Finding Florence

Cooper Copeland is a student at the University of Southern California and an official API Student Blogger. Cooper is studying abroad with API this summer in Florence, Italy.

Secret bakeries. Why don’t secret bakeries exist in America? Unlike the usual American cravings for Waffle House or Panda Express, Italians find late-night solace in decadent, oozing croissants and focaccia stuffed with glorious goods that make greasy hash browns and stale orange chicken look like vinegar-soaked prunes. I don’t know what those are or if they even exist, but they sound gross. Anyhow, there’s something really satisfying about accepting a warm pastry from an anonymous hand poking out from the crack between two frosted doors. That’s when you know it’s gotta be legit. The no-menu status of the establishment forces you to take a shot in the dark while probably making a fool out of yourself as you botch your favorite pastry in broken Italian (apparently cinnamon buns don’t exist in Italy, whoops.) As if by an unspoken code, the hungry customers vehemently respect the signs on the doors urging to be quiet while they wait, for it seems that tapping toes and twiddling thumbs are the only way to pass the time as you wait for your pocket of golden sunshine to come to you. The moment the door opens, your heart lifts as you chuck the Euro through the crack and bolt for the nearest dark alleyway where you can unabashedly devour your treat without shame. But before I rant too long about baked goods and borderline sketchy businesses, I do declare that it is all in the hopes of making a deeper point about Italy at large.

I’ve come to realize that yes, Florence is a magnificent city, but it’s hard to ignore the fact that a large part of it is riddled with tourists, aggressive venders selling items that I wouldn’t want even for free, and restaurants that serve everything but authentic Italian fare. But that’s where gems like the secret bakeries make everything all better. It seems that in order to do things right in Florence, you gotta go behind closed doors. The first step is to get as far away from the herds of grazing Americans as possible. Yes, they speak your language and won’t lift their eyebrow at you for wearing your favorite Ed Hardy shirt, trucker hat and board shorts, but, without much of a doubt, these regazzi won’t know where to find the truest of Italian experiences. As I sit in the living room of my humble Italian abode, listening to a cover of U2’s “With or Without You” for the fifty-seventh time since being in Florence, it made me realize that most people who visit Florence probably don’t make it past the Ponte Vecchio where the cover band camps out almost every night. Crowds flock, but they rarely venture into the unknown nooks and crannies where fantastic and true Italian culture awaits. Why listen to a cover of “Kiss From a Rose”—this coming from an avid Seal fan—when you can listen to a local singer/songwriter at one of the many cozy Italian hangouts in Oltrarno?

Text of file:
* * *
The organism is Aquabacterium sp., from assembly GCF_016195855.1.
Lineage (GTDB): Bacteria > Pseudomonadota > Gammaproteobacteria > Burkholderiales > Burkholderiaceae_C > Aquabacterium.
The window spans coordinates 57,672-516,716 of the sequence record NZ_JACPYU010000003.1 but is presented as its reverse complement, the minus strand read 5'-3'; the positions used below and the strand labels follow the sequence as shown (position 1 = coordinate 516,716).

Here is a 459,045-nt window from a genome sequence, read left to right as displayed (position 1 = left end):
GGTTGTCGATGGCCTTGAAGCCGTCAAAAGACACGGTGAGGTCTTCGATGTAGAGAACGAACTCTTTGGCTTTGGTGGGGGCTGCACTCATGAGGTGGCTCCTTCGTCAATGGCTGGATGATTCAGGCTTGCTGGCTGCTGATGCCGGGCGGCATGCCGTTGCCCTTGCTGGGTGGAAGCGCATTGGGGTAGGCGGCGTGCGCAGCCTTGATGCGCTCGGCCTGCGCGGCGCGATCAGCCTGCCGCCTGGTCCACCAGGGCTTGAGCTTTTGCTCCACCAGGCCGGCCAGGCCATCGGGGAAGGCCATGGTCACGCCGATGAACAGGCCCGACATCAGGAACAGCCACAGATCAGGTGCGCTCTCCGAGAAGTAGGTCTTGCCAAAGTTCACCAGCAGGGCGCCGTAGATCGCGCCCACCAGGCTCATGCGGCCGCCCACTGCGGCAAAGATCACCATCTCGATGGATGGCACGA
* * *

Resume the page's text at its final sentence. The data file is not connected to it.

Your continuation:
I guess it’s pretty obvious that this notion can be applied to any given space, but I ‘spose my point is that experience lies beyond your front door, lawn, or even your neighborhood. I am absolutely guilty of falling into the traps of fake authenticity while being in Italy. It was only in the past week that I learned that the supposed best gelato shop in Florence I frequented was really just a chain with really good marketing ploys. This may seem trivial to the non-gelato lover (aka the soulless few), but when you see the true gelato artisans at work in their shops, you start to see the huge difference in what Italy the brand wants you to see, and what Italy the country wants you to experience.


I think my best advice is just to get lost; these moments may be uncomfortable at first, but these are also when you become most alert and aware of where you are. I think I can safely say we have become experts of the art of being lost, so if you ever need any suggestions, holler. But really, it’s kinda cool knowing that I can find my way from the Coliseum to the Vatican, or from the Boboli Gardens to the Santa Maria Novella Station. All because I got good and lost. Having just returned from an UH-mazing trip to Lugano, Switzerland, it’s even clearer to me as to why the best treasure is buried. Instead of heading to the mesmerizing lake that lies smack dab in the center of the small (glorious, beautiful, drool-worthy) city, we turned our backs on it and fled uphill into unknown territory. Although I can’t boast that we were brave souls for doing this seeing as Lugano is mostly populated by dizzyingly wealthy retirees, after twists and turns and many confused stares from old Swiss folks, once we reached the last possible cul-de-sac we stumbled upon a view that most visitors never would see. We sighed, gave approving nods to one another, and then stoically looked out over the cascade of mountains and the pristine lake below, all the while suppressing questions of how on friggin earth we would ever find our way back home.

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Comments

  1. First of all I want to say great blog! I had a quick question that I’d like to ask if you don’t mind.
    I was curious to know how you center yourself and clear your head prior to writing.
    I have had trouble clearing my mind in getting my thoughts
    out. I truly do enjoy writing but it just seems like the first 10
    to 15 minutes are generally wasted just trying to figure out how to begin.
    Any recommendations or tips? Appreciate it!

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